California Set to Allow Illegal Gun Prosecutions

Spurred by Tuesday’s deadly shooting at an elementary school in Texas, California senators have approved giving people the power to prosecute those who smuggle illegal firearms, mimicking a Texas law intended to deter abortions.

Democratic Gov. Gavin Newsom sought the bill as a mockery of the U.S. Supreme Court after justices gave preliminary approval to a Texas law allowing people to sue those who provide or help provide services. abortions. The California bill would automatically be struck down if the Texas law is ultimately found to be unconstitutional.

Democratic Senator Anthony Portantino pointed to the shooting in Texas, where 15 people were killed. He said California should use Texas abortion law as a model for good. “Let’s use this plan for something that protects us, not something that punishes women,” he said.

The California version would allow people to sue anyone who distributes illegal assault weapons, parts that can be used to make weapons, firearms without serial numbers or .50 caliber rifles. They would receive at least $10,000 in civil damages for each gun, plus attorneys’ fees.

The move comes in the wake of recent mass shootings including at a school in Texas, a grocery store in Buffalo, New York and elsewhere, including what police call an inter-gang shootout that killed six and injured 12 in a few blocks from the California State Capitol. last month.

Besides the political statement, supporters said the measure solves a hitherto unsolvable problem of deterring the use of homemade or unobtainable “ghost” weapons. The problem is growing rapidly even though California already has some of the strictest gun rules in the country.

“California’s rise in gun violence is not an indictment of tough laws. It’s a wake-up call for even more cautious gun laws to be passed to (deter) gun violence. illegal weapons,” Portantino said.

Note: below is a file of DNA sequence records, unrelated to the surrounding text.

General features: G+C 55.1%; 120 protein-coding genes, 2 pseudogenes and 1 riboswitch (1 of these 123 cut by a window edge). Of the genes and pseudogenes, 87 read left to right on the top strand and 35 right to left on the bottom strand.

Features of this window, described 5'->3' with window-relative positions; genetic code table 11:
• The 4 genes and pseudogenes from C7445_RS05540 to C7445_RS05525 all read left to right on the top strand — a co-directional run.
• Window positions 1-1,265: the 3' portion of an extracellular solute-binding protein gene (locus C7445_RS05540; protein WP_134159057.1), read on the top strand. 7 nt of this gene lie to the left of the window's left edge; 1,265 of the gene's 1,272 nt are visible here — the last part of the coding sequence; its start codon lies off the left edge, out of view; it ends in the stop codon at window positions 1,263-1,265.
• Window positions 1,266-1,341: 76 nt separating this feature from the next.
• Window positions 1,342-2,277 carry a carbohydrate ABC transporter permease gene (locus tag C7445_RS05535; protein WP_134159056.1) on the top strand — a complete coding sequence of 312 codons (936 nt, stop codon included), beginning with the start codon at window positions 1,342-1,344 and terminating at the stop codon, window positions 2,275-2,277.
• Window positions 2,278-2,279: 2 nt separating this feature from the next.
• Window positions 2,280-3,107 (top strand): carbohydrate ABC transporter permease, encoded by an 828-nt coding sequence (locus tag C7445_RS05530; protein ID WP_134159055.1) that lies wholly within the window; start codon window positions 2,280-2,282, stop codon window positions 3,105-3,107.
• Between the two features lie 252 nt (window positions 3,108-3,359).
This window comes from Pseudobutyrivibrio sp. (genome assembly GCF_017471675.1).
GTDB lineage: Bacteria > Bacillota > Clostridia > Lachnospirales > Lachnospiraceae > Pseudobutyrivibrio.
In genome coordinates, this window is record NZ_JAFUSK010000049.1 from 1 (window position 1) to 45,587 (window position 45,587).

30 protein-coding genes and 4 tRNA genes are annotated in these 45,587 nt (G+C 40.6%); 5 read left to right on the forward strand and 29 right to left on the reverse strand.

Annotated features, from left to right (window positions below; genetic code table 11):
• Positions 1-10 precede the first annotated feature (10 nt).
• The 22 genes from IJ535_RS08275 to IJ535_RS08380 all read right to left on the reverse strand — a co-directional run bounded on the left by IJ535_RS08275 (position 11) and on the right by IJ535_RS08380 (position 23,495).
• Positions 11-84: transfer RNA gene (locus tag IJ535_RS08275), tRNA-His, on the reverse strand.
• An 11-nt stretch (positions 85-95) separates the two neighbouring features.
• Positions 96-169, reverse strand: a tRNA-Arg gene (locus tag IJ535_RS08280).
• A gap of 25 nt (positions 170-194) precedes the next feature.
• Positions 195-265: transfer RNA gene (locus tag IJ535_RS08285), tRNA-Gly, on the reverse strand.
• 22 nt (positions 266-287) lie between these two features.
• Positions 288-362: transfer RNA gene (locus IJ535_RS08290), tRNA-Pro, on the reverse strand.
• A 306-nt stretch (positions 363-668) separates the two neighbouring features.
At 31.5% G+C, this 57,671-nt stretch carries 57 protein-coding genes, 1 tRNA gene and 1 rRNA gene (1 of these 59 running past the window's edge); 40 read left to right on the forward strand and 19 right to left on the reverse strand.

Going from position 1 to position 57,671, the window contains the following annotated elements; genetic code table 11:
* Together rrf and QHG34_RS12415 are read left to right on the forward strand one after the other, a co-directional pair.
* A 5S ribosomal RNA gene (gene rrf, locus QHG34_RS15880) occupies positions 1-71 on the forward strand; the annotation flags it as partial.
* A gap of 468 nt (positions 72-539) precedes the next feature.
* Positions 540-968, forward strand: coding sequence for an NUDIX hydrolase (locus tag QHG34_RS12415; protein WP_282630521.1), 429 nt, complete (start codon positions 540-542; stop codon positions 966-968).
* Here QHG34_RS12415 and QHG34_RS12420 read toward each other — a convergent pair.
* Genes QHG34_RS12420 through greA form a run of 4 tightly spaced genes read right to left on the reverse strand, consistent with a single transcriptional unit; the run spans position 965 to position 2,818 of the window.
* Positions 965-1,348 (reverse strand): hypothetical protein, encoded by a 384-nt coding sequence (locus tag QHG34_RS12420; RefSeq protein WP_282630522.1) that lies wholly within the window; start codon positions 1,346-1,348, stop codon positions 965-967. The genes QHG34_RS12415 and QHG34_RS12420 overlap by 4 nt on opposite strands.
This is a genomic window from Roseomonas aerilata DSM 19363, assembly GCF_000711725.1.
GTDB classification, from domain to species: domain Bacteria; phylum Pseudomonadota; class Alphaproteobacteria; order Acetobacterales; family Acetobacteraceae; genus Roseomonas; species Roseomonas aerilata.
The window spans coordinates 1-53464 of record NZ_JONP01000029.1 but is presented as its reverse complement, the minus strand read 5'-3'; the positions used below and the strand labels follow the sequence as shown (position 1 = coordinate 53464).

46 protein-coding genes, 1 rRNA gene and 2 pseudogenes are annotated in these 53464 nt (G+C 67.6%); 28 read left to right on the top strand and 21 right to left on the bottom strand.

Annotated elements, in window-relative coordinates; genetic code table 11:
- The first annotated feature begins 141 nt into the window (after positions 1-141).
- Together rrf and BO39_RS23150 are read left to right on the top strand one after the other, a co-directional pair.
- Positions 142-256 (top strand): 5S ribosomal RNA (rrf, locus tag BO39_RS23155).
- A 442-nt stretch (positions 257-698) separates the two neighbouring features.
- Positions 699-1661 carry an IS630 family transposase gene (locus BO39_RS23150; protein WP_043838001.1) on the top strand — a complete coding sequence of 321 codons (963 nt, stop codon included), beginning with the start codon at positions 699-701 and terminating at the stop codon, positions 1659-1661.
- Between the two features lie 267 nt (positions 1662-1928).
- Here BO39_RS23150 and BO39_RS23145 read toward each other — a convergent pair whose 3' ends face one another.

Gun owner organizations and even some gun control advocates have questioned the wisdom of creating what amounts to a bounty to encourage people to file civil lawsuits to punish crimes.

But only Republican Senator Andreas Borgeas spoke out against the bill, saying lawmakers should empower law enforcement to act against those who illegally possess guns. He supported other measures, such as requiring guns to have serial numbers.

“The private right of action, however, I think this bill goes too far,” he said, because it would encourage lawsuits by plaintiffs’ attorneys.

The measure passed by a 24-10 vote, with Democratic Senator Melissa Hurtado joining Republicans in opposition.

Senators approved three more gun control bills, sending them all to the state Assembly despite opposition from Republican lawmakers.

One would require schools to send parents information on the safe storage of firearms annually and immediately report threats of mass violence. But Portantino removed the most controversial provision, which would have required parents to report possession of firearms to school officials.

The second would ban gun shows on state property, with Democratic Sen. Dave Min saying the state should not encourage gun sales.

The third, also from Min, would require dealers to install safeguards to deter illegal sales and thefts of firearms, including digital CCTV systems.

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